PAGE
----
File your Limited Conservatorship Petition and other forms

Once you complete your forms, you need to file them with the court and pay a filing and investigation fee. If the adult for whom you want to have the conservatorship can't afford the fee, you fill out more forms to ask for a fee waiver.

How to file forms with the court

  • Take your forms to the court clerk

    Go to the same courthouse you listed on your forms. Conservatorship cases are heard in the probate department of the court, so you will file them with the probate clerk.

    At the courthouse, you’ll file the forms you filled out by giving the original and the copies to the clerk.

    The clerk will give you a case number and court date, and stamp the forms. The court will keep the original and return the copies to you. One is for you, the others are for the adult, their relatives, and the Regional Center.

    The clerk will usually keep the Letters and Order so the judge can sign them on your court date. If they give them back to you, you will need to bring these to the court date.

    Yes, you can file by mail. Mail the original and copies to the clerk. You need to include the filing fee (or request for fee waiver) and a self-addressed stamped envelope so the clerk can mail your copies back to you. Make sure to include enough postage. If you do not include a self-addressed stamped envelope, you will have to go to the courthouse to pick up your copies.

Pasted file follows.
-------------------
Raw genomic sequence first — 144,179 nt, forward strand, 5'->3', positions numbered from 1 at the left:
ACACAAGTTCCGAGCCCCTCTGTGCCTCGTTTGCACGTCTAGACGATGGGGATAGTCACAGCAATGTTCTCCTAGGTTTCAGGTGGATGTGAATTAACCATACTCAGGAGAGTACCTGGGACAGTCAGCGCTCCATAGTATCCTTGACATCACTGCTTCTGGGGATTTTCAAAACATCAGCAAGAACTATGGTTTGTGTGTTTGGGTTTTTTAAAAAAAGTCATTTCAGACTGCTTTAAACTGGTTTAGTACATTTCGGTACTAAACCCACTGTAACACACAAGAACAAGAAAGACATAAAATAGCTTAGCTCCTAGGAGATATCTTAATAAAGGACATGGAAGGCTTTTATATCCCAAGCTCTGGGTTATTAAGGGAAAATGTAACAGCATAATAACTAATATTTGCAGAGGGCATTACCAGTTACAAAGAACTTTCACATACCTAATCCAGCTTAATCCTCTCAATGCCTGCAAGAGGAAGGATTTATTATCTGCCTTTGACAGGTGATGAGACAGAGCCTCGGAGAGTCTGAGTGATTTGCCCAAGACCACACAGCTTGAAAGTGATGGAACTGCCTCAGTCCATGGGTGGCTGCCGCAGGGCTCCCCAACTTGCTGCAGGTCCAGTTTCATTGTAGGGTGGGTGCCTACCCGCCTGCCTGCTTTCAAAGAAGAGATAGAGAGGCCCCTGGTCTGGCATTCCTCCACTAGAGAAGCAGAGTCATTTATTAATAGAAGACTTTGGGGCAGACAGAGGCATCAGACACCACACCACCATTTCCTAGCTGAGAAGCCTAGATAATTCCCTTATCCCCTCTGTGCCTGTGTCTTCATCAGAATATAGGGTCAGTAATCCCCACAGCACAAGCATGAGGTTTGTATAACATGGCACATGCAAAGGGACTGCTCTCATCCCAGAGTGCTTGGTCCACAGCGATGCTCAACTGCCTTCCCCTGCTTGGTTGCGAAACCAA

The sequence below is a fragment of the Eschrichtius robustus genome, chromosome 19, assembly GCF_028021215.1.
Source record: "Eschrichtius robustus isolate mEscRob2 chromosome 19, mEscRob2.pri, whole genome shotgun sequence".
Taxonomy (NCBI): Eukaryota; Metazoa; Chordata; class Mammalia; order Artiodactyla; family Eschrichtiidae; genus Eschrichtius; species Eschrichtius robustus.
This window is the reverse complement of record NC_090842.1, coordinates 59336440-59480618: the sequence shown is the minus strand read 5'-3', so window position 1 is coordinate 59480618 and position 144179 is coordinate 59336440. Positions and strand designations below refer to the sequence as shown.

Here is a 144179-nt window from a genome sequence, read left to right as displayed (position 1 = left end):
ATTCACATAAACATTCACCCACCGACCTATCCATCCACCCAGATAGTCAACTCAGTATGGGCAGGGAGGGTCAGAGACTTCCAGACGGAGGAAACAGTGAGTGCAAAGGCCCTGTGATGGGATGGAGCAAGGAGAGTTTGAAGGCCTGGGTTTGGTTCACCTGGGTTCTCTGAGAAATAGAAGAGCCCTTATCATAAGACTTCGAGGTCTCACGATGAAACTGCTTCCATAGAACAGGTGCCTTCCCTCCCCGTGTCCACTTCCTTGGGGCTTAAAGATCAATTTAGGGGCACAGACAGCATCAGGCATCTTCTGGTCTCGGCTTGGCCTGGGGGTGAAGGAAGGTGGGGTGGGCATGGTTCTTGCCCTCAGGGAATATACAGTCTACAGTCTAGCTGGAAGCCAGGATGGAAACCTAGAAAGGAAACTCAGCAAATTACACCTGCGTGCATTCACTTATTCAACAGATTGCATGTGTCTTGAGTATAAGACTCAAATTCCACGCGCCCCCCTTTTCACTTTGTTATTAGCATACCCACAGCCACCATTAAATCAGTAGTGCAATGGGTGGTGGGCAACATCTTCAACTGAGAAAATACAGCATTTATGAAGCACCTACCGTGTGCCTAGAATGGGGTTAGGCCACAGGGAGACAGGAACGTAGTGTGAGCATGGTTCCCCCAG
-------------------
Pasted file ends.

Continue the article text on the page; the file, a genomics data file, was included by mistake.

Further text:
Some courts allow online filing (called e-filing). You can find out if your court has online filing by visiting your court’s website. 
  • Pay a filing fee

    You’ll need to pay a filing fee when you file your forms. The filing fees start at $435. There's also a fee for the investigation. Your court sets this fee. If the adult for whom you want to have the conservatorship can't afford the fees, you fill out more forms to ask for a fee waiver.

    You qualify for a fee waiver if the adult:

    • Receives public benefits, 

    • Has an income less than a set amount, or

    • Can’t afford the fee and meet their basic needs. 

Limited conservatorship

What's next?

Once you’ve filed the forms, the next step is to get the family member's consent or have the forms delivered to the child's family members. You need to follow a specific process to do this called serving papers.

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